Album Review – Roger Alan Wade’s “Simmering Rage”

For some, the name “Roger Alan Wade” evokes only foggy recollections of affiliations with famous cousin Johnny Knoxville, and perhaps songs about being too fat to fly and having to be tough if you’re gonna be dumb featured in various episodes of the Jackass empire. But those who would accuse the Chattanooga resident of solely skirting by simply on silly songs and sheer nepotism likely have no idea he used to work as a professional songwriter in Nashville back in the day, composing songs for the likes of Waylon Jennings, George Jones, Hank Williams Jr., and Johnny Cash.

They also probably don’t know that pound for pound, Roger Alan Wade may be one of the best, and most emotionally potent songwriters and storytellers of our generation—a strong bullet point that is bolded and underscored with his latest album of all original songs, and his first after a five year gulf called Simmering Rage.

There are songwriters, and then there is Roger Alan Wade. There’s no frills to his craft, and no accompaniment on his records. With just himself and an acoustic guitar, and perhaps a little harmonica here and there, Roger Alan Wade sets out to encapsulate and articulate emotions from love to fear to rage in ways that the canon of modern words and music have yet to discover, and to tell stories to make you cry or laugh more than most of the ones you’ve heard before.

Like all the great songwriting solo performers, Roger Alan Wade builds variety and texture into his music from vacillating between personal love songs like his recollection of a California fling in “Coldwater Canyon,” to raucous bar stompers like “Drunk, Pissed, and Coked Up.” Wade also pens songs that challenge the songwriting masters of our time with their poetic wisdom and insight, like “Cherries in an Alabaster Bowl” that’s like a musical version of a Vincent Van Gogh work, or the sage advice of “Elvis Blues” that imparts more enlightenment than two full months worth of self-help study.

Thematically, Simmering Rage offers a ground level perspective on the rigors and frustrations of American life, from the disillusion of broken dreams that are encapsulated in the title track, to one of the best dissertations on the dissent dividing the United States in “Best Out Of The Blues.”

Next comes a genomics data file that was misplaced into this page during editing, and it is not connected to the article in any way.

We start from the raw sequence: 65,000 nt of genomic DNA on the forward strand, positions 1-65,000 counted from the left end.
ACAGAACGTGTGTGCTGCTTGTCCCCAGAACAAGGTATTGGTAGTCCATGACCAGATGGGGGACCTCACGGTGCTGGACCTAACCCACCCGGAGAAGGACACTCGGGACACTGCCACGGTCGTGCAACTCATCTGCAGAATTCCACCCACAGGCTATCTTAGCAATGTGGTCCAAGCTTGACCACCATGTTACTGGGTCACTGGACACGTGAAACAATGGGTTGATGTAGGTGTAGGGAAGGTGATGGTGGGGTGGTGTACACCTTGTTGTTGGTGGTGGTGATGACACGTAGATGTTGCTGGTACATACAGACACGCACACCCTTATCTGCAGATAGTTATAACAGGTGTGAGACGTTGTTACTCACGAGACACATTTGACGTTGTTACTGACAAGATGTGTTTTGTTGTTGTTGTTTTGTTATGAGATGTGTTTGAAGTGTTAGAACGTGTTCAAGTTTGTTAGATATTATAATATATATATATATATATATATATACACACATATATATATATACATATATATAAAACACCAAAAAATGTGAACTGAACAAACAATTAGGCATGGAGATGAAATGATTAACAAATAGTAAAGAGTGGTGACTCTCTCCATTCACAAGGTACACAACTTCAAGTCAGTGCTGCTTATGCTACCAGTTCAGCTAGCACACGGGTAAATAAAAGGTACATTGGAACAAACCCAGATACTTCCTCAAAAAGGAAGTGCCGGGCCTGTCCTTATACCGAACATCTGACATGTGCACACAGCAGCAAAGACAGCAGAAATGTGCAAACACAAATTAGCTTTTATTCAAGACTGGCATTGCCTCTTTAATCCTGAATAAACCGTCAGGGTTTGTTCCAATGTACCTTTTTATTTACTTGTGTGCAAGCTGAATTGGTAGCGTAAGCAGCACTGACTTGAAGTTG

…There’s plenty of blame to go around, but blame won’t pull us through.
It’s a shame the fools to blame got you blaming me, and me blaming you…

It can be frustrating in some respects being a Roger Alan Wade fan, hoping over the years that he’d take the next step to fronting a band beyond the occasional one-off show, or perhaps putting out a record of some of his best songs with an All-Star studio crew behind him, or hit the road more than he does so you don’t have to explain to your buddies that he’s so much more than the guy with that weekly SirusXM radio show with his famous cousin.

Then again, and unspoiled Roger Alan Wade spinning tales and holding court behind an acoustic guitar is probably what makes him so compelling, and at this advanced stage in his career, who would want to put that in peril by saddling him with some producer looking to do a reinvention. Roger Alan Wade’s magic is whittling out the kernel of great song ideas, and not complicating matters by trying to make them palatable to the masses. Roger’s got his royalty checks coming in, and a legacy he’s forged to the people that matter, which are his peers in the business, and those listeners who are willing to forage for the best music under the overturned rocks in the shade of the music of mass consumption.

Simmering Rage will not be for everyone, but it will be received well by the ones who count themselves serious fans and students of the art of songcraft, and don’t need frills and accompaniment to find the appeal. No matter if it’s a heavy metal headbanger, a soft folk ballad, or an Outlaw country anthem, every good song can still be stripped down to the words and melody and still shine, and Roger Alan Wade’s songs shine all the time.

1 3/4 Guns Up (8/10)

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Purchase Roger Alan Wade’s Simmering Rage